Dog Blog: A magical dog named Merlin

October 14, 2010|By Pegi Lopez

The Irish love their dogs, but aren't a big fans of cats, according to several studies about pet ownership in Ireland. Several countries were in the studies and Ireland was unequivocally a nation of dog lovers, typically showing a preference for larger dogs.

One may ask, why? Researchers believe the Irish bias toward dogs may be linked to the significance and prevalence of farming and rural life in Ireland, and the fact that many more Irish citizens live in spacious houses, rather than small apartments. The study also states that in Ireland, dogs are viewed as useful in the rural area where there are farms and the dogs were considered part of the working household.

Allen McKibbin, keeping step with his homeland, loves big dogs.

Allen is a supervisor in the construction industry, working all over the place managing up to 40 crew members. One day on the way to a site, Allen spotted a large animal wandering in the street. When he reached it he said, "Oh, my god, it's a dog!" Fearing the dog might have gotten hit he pushed it into the back of the truck and off to his work site they went.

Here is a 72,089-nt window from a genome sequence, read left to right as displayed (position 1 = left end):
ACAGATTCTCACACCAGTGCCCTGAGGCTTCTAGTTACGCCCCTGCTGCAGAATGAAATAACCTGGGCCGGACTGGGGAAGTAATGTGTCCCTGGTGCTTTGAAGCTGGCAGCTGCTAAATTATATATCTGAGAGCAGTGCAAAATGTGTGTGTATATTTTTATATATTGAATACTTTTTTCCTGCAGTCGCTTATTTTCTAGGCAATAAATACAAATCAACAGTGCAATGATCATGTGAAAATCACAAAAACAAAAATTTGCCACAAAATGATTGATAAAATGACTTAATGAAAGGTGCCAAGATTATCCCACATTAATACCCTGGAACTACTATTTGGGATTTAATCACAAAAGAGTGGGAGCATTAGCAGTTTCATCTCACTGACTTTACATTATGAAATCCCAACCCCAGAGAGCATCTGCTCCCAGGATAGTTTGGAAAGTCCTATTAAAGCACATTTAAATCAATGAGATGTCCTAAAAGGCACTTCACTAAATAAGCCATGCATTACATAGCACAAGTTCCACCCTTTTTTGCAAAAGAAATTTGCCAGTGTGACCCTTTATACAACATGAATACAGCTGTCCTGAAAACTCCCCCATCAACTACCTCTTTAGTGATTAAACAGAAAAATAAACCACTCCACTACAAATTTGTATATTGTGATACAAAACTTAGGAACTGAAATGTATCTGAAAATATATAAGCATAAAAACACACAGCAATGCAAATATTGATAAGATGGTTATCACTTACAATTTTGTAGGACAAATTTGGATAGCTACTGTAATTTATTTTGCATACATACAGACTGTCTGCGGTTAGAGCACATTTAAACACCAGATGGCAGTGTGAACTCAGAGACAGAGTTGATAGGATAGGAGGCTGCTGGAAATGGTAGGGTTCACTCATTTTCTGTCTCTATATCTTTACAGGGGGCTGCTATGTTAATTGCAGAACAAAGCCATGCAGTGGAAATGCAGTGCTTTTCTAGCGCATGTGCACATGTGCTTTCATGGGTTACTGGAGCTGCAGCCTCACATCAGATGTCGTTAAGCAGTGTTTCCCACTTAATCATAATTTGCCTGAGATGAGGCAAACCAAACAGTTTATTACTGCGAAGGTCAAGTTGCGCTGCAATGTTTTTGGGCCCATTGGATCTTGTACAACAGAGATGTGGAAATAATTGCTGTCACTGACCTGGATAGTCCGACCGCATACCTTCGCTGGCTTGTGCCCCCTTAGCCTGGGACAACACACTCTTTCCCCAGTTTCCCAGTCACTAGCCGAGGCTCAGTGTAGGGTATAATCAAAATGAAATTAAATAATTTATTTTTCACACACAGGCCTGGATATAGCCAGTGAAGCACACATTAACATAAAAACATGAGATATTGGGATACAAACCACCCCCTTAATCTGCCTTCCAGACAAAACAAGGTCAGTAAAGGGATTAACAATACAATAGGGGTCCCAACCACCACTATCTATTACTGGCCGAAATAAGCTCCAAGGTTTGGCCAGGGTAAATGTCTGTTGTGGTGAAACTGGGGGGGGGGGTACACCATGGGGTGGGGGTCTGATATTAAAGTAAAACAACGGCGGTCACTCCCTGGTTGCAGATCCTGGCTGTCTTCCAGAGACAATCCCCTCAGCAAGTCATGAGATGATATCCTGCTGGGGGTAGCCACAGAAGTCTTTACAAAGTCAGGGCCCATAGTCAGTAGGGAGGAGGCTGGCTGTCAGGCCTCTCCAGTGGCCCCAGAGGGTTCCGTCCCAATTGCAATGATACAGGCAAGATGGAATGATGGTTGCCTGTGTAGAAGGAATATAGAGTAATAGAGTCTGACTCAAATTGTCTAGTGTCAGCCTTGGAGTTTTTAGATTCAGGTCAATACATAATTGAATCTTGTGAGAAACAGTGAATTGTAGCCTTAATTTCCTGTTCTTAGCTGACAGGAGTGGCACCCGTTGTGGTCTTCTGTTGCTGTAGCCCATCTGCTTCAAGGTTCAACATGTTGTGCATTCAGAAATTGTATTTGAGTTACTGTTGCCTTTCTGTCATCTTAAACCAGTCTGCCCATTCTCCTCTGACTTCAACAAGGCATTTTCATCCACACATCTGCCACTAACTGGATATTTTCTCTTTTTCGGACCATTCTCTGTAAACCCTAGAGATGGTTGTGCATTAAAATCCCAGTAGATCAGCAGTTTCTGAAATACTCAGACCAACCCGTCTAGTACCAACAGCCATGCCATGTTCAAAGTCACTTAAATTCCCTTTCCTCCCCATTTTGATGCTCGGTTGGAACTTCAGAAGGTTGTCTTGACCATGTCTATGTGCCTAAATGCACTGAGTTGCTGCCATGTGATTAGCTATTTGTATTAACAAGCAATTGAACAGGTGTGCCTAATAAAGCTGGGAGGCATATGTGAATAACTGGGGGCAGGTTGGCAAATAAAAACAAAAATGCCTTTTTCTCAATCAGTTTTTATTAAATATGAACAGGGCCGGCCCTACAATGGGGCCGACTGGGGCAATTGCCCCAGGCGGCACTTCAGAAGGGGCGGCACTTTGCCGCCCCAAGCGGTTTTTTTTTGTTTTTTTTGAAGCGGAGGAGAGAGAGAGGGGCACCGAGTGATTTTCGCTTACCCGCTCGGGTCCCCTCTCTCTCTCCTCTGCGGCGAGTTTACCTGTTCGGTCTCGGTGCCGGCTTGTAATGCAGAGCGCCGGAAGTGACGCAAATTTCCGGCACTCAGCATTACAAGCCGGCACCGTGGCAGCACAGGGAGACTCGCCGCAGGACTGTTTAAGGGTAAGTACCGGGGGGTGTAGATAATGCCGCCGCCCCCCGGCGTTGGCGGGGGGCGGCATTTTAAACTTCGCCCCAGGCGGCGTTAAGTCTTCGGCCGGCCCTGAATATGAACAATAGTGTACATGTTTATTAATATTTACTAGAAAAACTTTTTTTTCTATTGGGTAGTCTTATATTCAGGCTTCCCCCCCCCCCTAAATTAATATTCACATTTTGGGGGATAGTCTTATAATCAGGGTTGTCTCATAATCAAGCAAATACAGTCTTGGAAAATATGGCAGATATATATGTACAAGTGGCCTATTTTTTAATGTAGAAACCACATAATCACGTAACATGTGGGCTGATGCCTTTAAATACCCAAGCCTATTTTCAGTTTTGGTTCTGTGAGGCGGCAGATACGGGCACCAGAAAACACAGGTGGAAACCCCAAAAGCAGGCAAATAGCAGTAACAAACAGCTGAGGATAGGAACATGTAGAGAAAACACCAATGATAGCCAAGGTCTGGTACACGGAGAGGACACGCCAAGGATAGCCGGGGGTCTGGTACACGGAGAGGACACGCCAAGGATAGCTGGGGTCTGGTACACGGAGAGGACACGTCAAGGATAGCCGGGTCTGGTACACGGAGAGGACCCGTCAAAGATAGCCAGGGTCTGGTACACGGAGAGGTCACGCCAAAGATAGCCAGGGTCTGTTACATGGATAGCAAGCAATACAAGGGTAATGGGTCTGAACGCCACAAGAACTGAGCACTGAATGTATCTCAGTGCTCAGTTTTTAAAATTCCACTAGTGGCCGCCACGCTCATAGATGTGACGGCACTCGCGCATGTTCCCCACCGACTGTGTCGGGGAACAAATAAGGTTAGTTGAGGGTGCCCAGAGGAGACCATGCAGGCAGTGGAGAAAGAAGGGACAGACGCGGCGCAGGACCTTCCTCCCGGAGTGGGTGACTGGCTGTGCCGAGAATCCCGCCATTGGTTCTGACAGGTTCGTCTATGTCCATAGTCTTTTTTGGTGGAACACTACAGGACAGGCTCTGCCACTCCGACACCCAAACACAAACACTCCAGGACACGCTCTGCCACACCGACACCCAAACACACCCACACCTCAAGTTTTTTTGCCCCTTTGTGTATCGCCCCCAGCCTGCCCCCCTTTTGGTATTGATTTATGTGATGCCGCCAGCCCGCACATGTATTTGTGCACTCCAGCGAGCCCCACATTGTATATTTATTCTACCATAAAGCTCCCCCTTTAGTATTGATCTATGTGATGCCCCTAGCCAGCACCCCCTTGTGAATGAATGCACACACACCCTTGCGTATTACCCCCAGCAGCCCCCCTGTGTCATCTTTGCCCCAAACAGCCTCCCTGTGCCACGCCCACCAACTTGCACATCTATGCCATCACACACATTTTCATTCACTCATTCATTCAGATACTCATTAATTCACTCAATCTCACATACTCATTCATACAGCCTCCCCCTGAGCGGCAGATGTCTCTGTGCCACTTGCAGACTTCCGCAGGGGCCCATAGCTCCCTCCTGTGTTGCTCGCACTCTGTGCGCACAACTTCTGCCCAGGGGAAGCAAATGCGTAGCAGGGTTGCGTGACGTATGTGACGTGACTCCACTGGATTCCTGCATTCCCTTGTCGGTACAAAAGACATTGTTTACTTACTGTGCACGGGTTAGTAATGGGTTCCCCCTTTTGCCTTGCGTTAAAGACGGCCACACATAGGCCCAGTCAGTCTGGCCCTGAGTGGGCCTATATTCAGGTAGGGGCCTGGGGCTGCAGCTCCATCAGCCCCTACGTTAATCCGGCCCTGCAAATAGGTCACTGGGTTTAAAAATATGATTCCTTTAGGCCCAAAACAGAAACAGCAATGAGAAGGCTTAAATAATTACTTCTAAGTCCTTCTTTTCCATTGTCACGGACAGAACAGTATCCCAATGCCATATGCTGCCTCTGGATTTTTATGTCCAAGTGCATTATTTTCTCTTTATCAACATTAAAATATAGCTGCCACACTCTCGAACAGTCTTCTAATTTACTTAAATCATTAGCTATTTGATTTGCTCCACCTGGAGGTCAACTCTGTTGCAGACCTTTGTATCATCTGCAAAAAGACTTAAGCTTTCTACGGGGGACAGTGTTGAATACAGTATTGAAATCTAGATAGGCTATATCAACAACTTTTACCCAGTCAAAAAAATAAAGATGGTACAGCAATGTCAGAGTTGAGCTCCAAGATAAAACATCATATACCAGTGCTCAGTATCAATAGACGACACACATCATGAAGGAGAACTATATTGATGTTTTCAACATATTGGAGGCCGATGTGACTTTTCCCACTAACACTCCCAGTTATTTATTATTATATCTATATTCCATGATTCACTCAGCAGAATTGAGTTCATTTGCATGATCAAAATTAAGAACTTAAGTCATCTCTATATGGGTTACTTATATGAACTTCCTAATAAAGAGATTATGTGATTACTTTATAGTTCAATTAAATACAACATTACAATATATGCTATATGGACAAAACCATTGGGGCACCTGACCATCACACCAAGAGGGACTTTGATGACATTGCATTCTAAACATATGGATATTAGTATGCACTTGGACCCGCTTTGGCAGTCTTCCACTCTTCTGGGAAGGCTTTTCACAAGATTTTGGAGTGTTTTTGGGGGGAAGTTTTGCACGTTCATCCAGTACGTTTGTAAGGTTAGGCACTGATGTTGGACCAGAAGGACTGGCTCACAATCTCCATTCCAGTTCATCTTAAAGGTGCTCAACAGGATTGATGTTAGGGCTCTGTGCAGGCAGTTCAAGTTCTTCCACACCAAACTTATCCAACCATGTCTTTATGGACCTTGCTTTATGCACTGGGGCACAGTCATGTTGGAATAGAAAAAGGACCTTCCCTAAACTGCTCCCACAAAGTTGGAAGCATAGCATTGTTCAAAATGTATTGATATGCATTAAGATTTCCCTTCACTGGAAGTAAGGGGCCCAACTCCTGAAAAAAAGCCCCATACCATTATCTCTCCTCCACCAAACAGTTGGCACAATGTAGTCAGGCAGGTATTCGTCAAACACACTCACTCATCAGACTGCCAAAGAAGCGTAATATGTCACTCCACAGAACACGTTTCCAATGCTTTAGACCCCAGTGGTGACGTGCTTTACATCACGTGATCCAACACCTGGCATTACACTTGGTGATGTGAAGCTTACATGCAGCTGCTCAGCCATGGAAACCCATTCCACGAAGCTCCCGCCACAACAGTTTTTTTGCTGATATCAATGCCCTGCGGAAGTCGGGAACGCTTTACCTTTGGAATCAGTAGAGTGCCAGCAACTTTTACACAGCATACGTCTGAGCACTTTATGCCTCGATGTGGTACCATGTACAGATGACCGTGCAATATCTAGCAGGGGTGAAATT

Upon arrival the big dog sat in the back of the truck quietly until the lunch-time smells hit his nose.

Then this massive 180-pound dog jumped from the back of the truck and headed for the crew, who were all seated for lunch. He then went up to crew members and stood in front of each one of them looking up at the crew member then at the lunch, then the crew member then back to lunch. He just stood there looking — he did not bark, beg, or wag his tail, he just sat, looking up and down.

Crew members, at first intimidated by this quite large dog, then gave up part of their lunch. One by one he sat looking up, down, up, down until part of the lunch was donated. Then he would quietly move to the next. By the time the dog got toward the end of the line the guys at front of the line were yelling to the end, "Better decide now what part of your lunch you want to donate to the dog!" Everyone on the crew was laughing and shaking their heads — most of all Allen.

The dog seemed to know when lunch time was over and went quietly back to lay in the truck bed.

Allen at this point had no real interest in having a dog due to his work schedule (six days a week, 10 to 12 hours per day) thinking that wouldn't be fair to the dog. But on this day he stood observing this beast with a bit of wonder. Where had he learned his manners? Why is he so quiet? How old is he? Where are his owners?

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